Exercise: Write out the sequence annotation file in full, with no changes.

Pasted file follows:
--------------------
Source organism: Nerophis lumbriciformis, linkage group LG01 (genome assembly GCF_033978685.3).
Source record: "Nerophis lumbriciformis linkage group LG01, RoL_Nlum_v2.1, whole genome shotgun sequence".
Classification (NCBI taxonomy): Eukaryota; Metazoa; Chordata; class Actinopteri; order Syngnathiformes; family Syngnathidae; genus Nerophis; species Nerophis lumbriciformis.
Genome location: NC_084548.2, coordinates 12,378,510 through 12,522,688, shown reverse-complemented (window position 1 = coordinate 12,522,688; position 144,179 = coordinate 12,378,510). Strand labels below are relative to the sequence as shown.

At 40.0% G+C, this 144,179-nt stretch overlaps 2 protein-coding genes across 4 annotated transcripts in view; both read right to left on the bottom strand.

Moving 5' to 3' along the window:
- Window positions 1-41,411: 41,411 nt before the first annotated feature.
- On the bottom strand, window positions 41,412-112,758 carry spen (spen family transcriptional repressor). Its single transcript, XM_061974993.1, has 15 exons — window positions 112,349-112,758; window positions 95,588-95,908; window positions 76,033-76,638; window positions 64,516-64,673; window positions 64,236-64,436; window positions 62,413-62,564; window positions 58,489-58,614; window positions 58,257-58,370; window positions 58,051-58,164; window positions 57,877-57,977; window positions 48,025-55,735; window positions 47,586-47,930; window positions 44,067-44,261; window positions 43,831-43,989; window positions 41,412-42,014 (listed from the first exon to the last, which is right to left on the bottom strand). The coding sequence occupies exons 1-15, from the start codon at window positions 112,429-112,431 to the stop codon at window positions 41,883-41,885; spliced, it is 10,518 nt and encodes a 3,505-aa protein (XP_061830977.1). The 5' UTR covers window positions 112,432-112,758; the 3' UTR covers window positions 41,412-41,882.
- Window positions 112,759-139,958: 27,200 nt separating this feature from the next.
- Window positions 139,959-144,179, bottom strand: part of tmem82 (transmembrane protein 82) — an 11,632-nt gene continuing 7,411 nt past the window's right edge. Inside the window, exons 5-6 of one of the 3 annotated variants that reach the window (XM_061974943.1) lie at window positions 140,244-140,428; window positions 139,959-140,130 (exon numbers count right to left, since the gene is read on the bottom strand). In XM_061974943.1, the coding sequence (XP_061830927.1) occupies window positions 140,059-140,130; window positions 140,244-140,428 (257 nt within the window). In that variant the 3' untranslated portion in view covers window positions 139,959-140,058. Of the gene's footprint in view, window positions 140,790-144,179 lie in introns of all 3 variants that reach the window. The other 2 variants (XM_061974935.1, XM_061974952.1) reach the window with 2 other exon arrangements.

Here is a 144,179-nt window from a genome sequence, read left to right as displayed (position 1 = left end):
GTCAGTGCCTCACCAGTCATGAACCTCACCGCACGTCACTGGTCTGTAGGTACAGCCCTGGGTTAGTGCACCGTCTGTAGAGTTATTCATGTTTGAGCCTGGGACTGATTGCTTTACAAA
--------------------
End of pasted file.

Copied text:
Source organism: Nerophis lumbriciformis, linkage group LG01 (genome assembly GCF_033978685.3).
Source record: "Nerophis lumbriciformis linkage group LG01, RoL_Nlum_v2.1, whole genome shotgun sequence".
Classification (NCBI taxonomy): Eukaryota; Metazoa; Chordata; class Actinopteri; order Syngnathiformes; family Syngnathidae; genus Nerophis; species Nerophis lumbriciformis.
Genome location: NC_084548.2, coordinates 12,378,510 through 12,522,688, shown reverse-complemented (window position 1 = coordinate 12,522,688; position 144,179 = coordinate 12,378,510). Strand labels below are relative to the sequence as shown.

At 40.0% G+C, this 144,179-nt stretch overlaps 2 protein-coding genes across 4 annotated transcripts in view; both read right to left on the bottom strand.

Moving 5' to 3' along the window:
- Window positions 1-41,411: 41,411 nt before the first annotated feature.
- On the bottom strand, window positions 41,412-112,758 carry spen (spen family transcriptional repressor). Its single transcript, XM_061974993.1, has 15 exons — window positions 112,349-112,758; window positions 95,588-95,908; window positions 76,033-76,638; window positions 64,516-64,673; window positions 64,236-64,436; window positions 62,413-62,564; window positions 58,489-58,614; window positions 58,257-58,370; window positions 58,051-58,164; window positions 57,877-57,977; window positions 48,025-55,735; window positions 47,586-47,930; window positions 44,067-44,261; window positions 43,831-43,989; window positions 41,412-42,014 (listed from the first exon to the last, which is right to left on the bottom strand). The coding sequence occupies exons 1-15, from the start codon at window positions 112,429-112,431 to the stop codon at window positions 41,883-41,885; spliced, it is 10,518 nt and encodes a 3,505-aa protein (XP_061830977.1). The 5' UTR covers window positions 112,432-112,758; the 3' UTR covers window positions 41,412-41,882.
- Window positions 112,759-139,958: 27,200 nt separating this feature from the next.
- Window positions 139,959-144,179, bottom strand: part of tmem82 (transmembrane protein 82) — an 11,632-nt gene continuing 7,411 nt past the window's right edge. Inside the window, exons 5-6 of one of the 3 annotated variants that reach the window (XM_061974943.1) lie at window positions 140,244-140,428; window positions 139,959-140,130 (exon numbers count right to left, since the gene is read on the bottom strand). In XM_061974943.1, the coding sequence (XP_061830927.1) occupies window positions 140,059-140,130; window positions 140,244-140,428 (257 nt within the window). In that variant the 3' untranslated portion in view covers window positions 139,959-140,058. Of the gene's footprint in view, window positions 140,790-144,179 lie in introns of all 3 variants that reach the window. The other 2 variants (XM_061974935.1, XM_061974952.1) reach the window with 2 other exon arrangements.

Here is a 144,179-nt window from a genome sequence, read left to right as displayed (position 1 = left end):
GTCAGTGCCTCACCAGTCATGAACCTCACCGCACGTCACTGGTCTGTAGGTACAGCCCTGGGTTAGTGCACCGTCTGTAGAGTTATTCATGTTTGAGCCTGGGACTGATTGCTTTACAAA